Sobriety. I could feel every nerve ending in my entire body. “How am I going to do this?” I felt so afraid and so alone. My kids were gone. My boyfriend was gone. My cats were even gone. No job, no God, no savings, no license, no health insurance, no hope and not much desire to deal with any of it.
I couldn’t think. I couldn’t listen to music. I couldn’t watch TV. I couldn’t read. I couldn’t hold a conversation. Everything either made me angry or sad. Everything SUCKED. My pity party had no adult beverages! Or guests.
When Rich first passed away, I wished I could fast forward to the end of my life. I was willing to skip everything, say goodbye, then find him on the other side and be happy again. Alcohol would get me closer and closer to that. Days would pass in a blink and I would be that much closer to him. I became dependent on. I needed it. It had a hold on me and I pushed everything and everyone else aside. The thought of not having it, ever again, was overwhelming. I thought, “Who could possibly do that? Why would anyone want to do that?!?!” It was my go to. It did exactly what I wanted it to do. It worked until it didn't. It was winning.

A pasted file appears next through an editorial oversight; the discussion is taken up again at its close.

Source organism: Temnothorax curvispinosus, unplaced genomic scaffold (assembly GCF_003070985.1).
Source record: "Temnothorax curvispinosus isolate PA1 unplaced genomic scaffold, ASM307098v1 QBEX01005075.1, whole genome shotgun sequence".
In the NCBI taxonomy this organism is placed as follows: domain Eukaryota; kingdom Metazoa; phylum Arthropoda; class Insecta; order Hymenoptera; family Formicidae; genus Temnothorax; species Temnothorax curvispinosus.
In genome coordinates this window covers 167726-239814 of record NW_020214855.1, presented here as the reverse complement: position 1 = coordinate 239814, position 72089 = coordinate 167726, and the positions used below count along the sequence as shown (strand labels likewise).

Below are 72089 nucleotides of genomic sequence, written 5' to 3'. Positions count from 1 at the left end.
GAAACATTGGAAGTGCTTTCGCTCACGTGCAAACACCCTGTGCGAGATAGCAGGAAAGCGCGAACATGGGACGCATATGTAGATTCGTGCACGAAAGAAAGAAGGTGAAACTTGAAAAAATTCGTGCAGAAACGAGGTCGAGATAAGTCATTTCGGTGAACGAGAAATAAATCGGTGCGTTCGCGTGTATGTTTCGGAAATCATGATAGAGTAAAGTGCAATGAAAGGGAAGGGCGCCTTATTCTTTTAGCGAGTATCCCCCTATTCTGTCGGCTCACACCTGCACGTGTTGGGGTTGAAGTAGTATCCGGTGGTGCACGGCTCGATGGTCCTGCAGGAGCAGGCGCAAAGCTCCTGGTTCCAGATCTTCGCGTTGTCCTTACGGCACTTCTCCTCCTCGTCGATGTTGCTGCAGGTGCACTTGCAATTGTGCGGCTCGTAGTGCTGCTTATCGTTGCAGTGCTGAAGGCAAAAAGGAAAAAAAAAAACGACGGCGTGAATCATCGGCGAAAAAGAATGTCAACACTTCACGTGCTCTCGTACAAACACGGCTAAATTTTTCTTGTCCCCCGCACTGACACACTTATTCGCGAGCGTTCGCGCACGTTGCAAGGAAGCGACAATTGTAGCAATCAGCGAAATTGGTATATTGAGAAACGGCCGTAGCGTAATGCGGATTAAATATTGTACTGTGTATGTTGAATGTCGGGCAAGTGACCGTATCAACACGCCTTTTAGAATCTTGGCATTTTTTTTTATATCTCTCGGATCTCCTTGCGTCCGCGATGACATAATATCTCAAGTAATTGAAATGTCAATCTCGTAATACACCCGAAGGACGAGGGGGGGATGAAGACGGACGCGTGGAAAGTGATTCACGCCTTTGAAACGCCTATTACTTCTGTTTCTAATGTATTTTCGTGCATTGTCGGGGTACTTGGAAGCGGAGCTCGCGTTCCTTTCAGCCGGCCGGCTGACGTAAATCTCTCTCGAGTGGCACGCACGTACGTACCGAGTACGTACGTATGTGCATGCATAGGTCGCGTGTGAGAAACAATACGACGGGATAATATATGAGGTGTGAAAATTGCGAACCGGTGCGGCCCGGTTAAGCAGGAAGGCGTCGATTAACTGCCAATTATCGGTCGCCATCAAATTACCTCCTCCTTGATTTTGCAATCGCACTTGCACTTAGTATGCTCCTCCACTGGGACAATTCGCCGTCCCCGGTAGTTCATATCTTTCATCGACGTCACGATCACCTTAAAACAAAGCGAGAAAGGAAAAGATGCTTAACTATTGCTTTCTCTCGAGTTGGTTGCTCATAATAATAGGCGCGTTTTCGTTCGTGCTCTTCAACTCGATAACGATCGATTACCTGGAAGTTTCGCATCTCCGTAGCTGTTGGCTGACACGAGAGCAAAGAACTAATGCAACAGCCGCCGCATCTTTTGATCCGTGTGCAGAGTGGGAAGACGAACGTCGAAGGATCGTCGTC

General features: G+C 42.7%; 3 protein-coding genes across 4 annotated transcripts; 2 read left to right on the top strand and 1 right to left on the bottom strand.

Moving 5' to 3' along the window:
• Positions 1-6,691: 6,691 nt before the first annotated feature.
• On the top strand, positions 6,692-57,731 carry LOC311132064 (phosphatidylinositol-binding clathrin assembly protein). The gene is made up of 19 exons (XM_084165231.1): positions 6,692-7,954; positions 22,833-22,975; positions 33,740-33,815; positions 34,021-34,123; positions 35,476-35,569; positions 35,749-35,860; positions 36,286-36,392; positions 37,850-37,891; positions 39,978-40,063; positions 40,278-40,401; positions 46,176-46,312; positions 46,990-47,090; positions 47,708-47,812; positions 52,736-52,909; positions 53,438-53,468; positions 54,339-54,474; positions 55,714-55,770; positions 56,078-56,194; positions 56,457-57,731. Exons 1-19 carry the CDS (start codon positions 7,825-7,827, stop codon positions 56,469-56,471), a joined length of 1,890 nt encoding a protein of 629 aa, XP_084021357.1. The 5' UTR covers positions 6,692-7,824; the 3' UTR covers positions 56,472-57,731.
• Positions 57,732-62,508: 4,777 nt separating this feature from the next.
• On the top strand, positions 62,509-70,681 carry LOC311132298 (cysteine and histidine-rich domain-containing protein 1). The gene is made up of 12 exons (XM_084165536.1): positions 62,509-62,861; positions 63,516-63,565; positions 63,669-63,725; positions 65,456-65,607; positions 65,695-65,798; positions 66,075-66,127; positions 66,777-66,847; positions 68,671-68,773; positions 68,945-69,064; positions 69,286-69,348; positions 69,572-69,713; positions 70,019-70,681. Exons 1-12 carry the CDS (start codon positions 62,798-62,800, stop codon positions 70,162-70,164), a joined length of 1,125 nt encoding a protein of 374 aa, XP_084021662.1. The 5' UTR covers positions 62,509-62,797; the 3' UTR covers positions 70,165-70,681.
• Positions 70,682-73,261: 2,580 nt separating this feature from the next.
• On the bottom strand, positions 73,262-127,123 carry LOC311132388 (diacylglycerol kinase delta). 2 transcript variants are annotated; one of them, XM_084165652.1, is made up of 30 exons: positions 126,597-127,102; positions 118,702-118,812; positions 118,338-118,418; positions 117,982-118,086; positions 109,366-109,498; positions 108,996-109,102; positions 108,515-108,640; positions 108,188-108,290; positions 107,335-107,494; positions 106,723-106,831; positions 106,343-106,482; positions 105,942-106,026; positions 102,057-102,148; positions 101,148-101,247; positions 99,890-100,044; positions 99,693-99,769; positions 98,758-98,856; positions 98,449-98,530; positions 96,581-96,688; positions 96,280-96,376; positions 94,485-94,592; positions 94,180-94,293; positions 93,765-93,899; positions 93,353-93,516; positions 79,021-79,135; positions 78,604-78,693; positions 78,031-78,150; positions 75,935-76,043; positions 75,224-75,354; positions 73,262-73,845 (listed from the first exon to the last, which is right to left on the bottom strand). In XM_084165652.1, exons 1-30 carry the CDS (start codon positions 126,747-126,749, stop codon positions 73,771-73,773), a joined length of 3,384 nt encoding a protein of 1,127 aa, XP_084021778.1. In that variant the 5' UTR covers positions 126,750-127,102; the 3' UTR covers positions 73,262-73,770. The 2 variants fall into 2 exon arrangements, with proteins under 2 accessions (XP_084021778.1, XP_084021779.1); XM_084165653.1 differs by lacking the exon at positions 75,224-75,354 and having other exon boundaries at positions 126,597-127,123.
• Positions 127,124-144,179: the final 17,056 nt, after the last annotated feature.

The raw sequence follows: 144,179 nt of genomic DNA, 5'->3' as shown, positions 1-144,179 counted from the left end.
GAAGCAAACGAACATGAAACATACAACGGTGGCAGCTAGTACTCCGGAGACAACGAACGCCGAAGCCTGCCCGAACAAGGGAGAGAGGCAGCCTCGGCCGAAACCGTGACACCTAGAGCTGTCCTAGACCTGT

I thought about a dream I had shortly after Ethan was born. I was standing in my garage holding the baby. I saw Rich at the end of the driveway walking toward us. I was relieved. I was delighted to realize he was home. He came back to me, to us. I handed him Ethan. He held him and looked so lovingly at him. He brought their cheeks together and breathed him in. He smiled at me and touched my face. He handed the baby back to me and said, “You can do this.” He turned to leave and I was confused. He said, “I love you, Den, but God has given me a gift. I wouldn’t come back if I could.”
(Rich and I were not the sort to speak about God. We mocked organized religion, too. In fact, we were blasphemers. That was a visit, I’m sure of it. I spent many years hating God.)
I wanted Madi and Ethan home so I picked up the phone. I asked someone who lived near me to go to a recovery meeting with me. I knew I had to stay away from the city and build some supports in the North Hills. I knew I needed to take their suggestions. I needed to find out how to live in a world that offered me only pain, a world I felt wronged me, without being altered. It's called life on life's terms. Ugh…